How Art, a Farm Market, and Kayaking Saved Port Austin
Drive from any point south of Michigan’s Thumb north to its tip and you will encounter small towns and villages hanging on by a thread. Vacant storefronts, abandoned shops, and remnants of roadside stands abound in the formerly robust four corner rural villages that were common in Michigan at the turn of last century. (Make that from 1800-1900) These small towns were social and economic hubs in the days before the car and paved roads. Stories of travel in the historical fiction murder mystery The Thumb Pointed Fingers noted took a solid day or two to get from Bad Axe to Detroit via the railroad. The area’s remoteness made it sensible for each village or town to have several stores, hotels, and diners.
Today these small towns are struggling to survive. Caseville Cheeseburger Festival offers merchants a chance to make their year profitable in a single week. Thousands of tourists descend for a burger and a beer while wearing a grass skirt and having a good time. Indeed, summer festivals in the Thumb celebrate beans, polka, sugar, potatoes, fish sandwiches, and chicken wings. Each of these small rural towns is looking for ways to draw folks in and keep their local businesses going.
Port Austin – Not an Event but a Destination
The town at the tip of the Thumb has taken a different approach; offer the town has a destination for the entire summer season. It was the 4th of July weekend in 2005 that the Port Austin Farmers Market debuted with just over 50 vendors. Now with over a dozen years in operation, Port Austin claims to host one of the largest outdoor markets in Michigan. Today permanent vendor booths have been built and the market operates each Saturday for six months of the year with over 150 vendors participating. The Farmers Market offers one of the best examples of farm-to-table opportunities anywhere with fresh produce, fruits, meats, and fish along with baked and gourmet canned goods. It was the vision and early leadership of John and Lisa Pridnia who, along with many others had the energy and forethought to get the Port Austin farmers market to the success that it has become today.
A Lawyer Makes a Float Plan for Port Austin
Operating outside the fringe of the Port Austin Farmers Market was the paddler crowd. In 2007 Chris Boyle, a local attorney, founded Port Austin Kayak. (Affectionately called “PAK”) He invited paddlers to join him in 2008 to a summer of weekend paddles circumventing the entire Thumb shoreline on the Tip of the Thumb Heritage Water Trail along its 25 access points. In 2012 Boyle worked with Michigan State University faculty and students to create a concept of a “third place”; an informal gathering spot outside home and work to share and express ideas. As a further outcome, Boyle and his wife came up with the concept of C.R.E.A.T.E., which stands for Community, Recreation, Environment, Arts, Tourism and Entertainment. A moniker which has seemed to take on a life of its own in this coastal community.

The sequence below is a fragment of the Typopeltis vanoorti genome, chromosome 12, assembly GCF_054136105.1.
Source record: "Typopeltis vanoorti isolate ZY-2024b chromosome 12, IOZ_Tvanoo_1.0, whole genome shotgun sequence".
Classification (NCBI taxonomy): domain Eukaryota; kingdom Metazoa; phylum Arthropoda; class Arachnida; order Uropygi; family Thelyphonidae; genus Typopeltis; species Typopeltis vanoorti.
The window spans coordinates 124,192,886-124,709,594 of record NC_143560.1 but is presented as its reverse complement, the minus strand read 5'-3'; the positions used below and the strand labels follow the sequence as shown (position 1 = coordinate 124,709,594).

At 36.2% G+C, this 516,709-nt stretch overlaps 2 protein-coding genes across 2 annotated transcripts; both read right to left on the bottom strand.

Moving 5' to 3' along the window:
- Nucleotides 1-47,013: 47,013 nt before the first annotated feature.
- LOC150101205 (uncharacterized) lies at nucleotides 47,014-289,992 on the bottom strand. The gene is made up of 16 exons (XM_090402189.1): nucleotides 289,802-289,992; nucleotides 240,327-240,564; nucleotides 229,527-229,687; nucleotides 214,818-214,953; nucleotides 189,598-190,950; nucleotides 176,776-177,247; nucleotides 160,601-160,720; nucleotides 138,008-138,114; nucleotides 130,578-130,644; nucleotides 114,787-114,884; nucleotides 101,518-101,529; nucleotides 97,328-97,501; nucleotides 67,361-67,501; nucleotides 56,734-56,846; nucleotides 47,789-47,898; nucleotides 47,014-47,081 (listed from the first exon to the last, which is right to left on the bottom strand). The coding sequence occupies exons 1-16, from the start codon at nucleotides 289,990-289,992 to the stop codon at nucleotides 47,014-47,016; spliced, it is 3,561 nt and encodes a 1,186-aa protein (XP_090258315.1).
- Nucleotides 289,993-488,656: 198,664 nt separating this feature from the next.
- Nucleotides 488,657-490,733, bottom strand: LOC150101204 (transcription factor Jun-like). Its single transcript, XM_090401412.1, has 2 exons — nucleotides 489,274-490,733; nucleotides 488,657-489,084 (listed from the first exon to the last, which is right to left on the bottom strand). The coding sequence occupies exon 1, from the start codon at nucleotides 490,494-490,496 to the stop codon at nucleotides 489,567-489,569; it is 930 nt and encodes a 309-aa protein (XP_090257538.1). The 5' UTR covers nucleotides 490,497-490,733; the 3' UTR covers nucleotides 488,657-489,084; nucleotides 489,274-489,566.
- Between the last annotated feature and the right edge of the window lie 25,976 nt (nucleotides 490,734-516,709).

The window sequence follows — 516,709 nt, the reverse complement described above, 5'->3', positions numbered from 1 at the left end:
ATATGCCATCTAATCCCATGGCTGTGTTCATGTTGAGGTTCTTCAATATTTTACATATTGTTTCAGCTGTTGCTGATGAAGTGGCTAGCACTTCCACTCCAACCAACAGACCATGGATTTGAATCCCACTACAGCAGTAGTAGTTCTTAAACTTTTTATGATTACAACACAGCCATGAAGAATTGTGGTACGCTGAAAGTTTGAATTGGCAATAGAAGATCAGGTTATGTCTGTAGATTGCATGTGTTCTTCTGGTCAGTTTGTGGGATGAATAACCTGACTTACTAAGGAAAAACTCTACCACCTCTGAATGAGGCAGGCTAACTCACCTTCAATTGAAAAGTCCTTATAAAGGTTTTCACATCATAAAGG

Two Simple Kayak Trails Have Sparked a New Interest in Port Austin
Today the PAK offers novice and experienced kayakers the opportunity to explore some of the most scenic sea kayaking trails in lower Michigan. From the harbor, a few miles along the beach is all that separates one from a site deemed by CNN as the “Most Unique Rock Formation in America”, Turnip Rock, which lays a few miles east. While a gentle paddle to the west reveals the accessible and climbable Broken Rocks formations along the shore. This enterprise has offered 1000’s an opportunity to see a beautiful bit of Michigan and offer Port Austin as an entry point for the experience.
An Old Barn Offers a Blank Canvas
It was a simple idea. Paint a large mural on the side of a very weathered barn. Husband and wife visual artists Steve and Dorota Coy came to such a barn in the Upper Thumb in 2013 and changed the direction of Port Austin’s art scene. Their company, Hygienic Dress League works in the community combining business and art with its uses the platform of street art and public art to create their own marketing campaign and bring art to the masses. Their public interventions have surfaced in over nineteen different cities in nine countries spanning across three continents. With the painting of a pigeon on one side of the barn and a version of American Gothic in gas masks on the other, the barn has taken on new life. (However, the work has faded over the past 5 years) Its one of the 10 destination barns for viewing.
Barn to Ark in Port Austin
In June 2015 artist Scott Hocking came to Port Austin at the encouragement of former Port Austin native Jim Boyle to start a series of 10 projects around Port Austin. Finding an 1800’s barn south of Oak Beach, he transformed the structure into a larger than life form entitled “Emergency Ark”. The looming work denotes sanctuary and safety and took five months to construct. This represented another destination piece from a local project called 10 barns in 10 years. An effort to create works of art on barns that art and sculpture enthusiasts can travel about Huron country to view.
The Community Expands Beyond Port Austin
Efforts to make Port Austin a unique and welcoming destination seem to be paying off. The Detroit News ran an article over the 2018 Labor Day weekend that noted that Port Austin has become an “Artistic Beacon” of the region This series of investments by the Upper Thumb community, such as the nearby White Church Gallery, looks to have paid off with more visitors trekking up M-53 for a day trip or for a beachfront cottage for the entire summer.